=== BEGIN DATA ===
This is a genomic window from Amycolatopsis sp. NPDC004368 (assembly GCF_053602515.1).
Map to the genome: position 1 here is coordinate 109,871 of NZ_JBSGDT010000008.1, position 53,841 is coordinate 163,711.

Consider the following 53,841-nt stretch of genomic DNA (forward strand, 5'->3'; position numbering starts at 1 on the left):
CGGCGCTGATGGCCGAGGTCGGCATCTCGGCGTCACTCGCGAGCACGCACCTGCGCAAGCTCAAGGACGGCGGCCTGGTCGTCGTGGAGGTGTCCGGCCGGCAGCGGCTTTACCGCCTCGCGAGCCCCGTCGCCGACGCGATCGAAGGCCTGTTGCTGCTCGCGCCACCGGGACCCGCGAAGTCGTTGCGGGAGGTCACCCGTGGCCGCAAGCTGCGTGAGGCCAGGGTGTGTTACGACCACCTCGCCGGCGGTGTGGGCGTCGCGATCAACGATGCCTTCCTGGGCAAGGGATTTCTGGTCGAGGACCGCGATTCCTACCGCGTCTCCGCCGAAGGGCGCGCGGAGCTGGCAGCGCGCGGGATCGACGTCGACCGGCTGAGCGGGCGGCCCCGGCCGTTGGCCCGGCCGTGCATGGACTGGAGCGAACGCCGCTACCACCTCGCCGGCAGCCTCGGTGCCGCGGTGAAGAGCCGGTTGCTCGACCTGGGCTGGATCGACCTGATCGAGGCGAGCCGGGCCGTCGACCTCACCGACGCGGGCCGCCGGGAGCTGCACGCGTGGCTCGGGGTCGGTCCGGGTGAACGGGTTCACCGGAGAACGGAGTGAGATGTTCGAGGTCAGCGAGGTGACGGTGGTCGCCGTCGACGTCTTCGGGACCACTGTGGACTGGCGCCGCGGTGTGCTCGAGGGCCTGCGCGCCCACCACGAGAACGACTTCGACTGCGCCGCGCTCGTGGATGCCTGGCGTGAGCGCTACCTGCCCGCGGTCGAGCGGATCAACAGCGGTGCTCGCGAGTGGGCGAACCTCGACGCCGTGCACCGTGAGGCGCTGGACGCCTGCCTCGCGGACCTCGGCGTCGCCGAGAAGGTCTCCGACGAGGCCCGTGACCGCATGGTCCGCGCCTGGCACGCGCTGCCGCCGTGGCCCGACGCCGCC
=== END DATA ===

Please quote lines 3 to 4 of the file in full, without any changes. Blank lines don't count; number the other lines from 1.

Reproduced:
Consider the following 53,841-nt stretch of genomic DNA (forward strand, 5'->3'; position numbering starts at 1 on the left):
CGGCGCTGATGGCCGAGGTCGGCATCTCGGCGTCACTCGCGAGCACGCACCTGCGCAAGCTCAAGGACGGCGGCCTGGTCGTCGTGGAGGTGTCCGGCCGGCAGCGGCTTTACCGCCTCGCGAGCCCCGTCGCCGACGCGATCGAAGGCCTGTTGCTGCTCGCGCCACCGGGACCCGCGAAGTCGTTGCGGGAGGTCACCCGTGGCCGCAAGCTGCGTGAGGCCAGGGTGTGTTACGACCACCTCGCCGGCGGTGTGGGCGTCGCGATCAACGATGCCTTCCTGGGCAAGGGATTTCTGGTCGAGGACCGCGATTCCTACCGCGTCTCCGCCGAAGGGCGCGCGGAGCTGGCAGCGCGCGGGATCGACGTCGACCGGCTGAGCGGGCGGCCCCGGCCGTTGGCCCGGCCGTGCATGGACTGGAGCGAACGCCGCTACCACCTCGCCGGCAGCCTCGGTGCCGCGGTGAAGAGCCGGTTGCTCGACCTGGGCTGGATCGACCTGATCGAGGCGAGCCGGGCCGTCGACCTCACCGACGCGGGCCGCCGGGAGCTGCACGCGTGGCTCGGGGTCGGTCCGGGTGAACGGGTTCACCGGAGAACGGAGTGAGATGTTCGAGGTCAGCGAGGTGACGGTGGTCGCCGTCGACGTCTTCGGGACCACTGTGGACTGGCGCCGCGGTGTGCTCGAGGGCCTGCGCGCCCACCACGAGAACGACTTCGACTGCGCCGCGCTCGTGGATGCCTGGCGTGAGCGCTACCTGCCCGCGGTCGAGCGGATCAACAGCGGTGCTCGCGAGTGGGCGAACCTCGACGCCGTGCACCGTGAGGCGCTGGACGCCTGCCTCGCGGACCTCGGCGTCGCCGAGAAGGTCTCCGACGAGGCCCGTGACCGCATGGTCCGCGCCTGGCACGCGCTGCCGCCGTGGCCCGACGCCGCC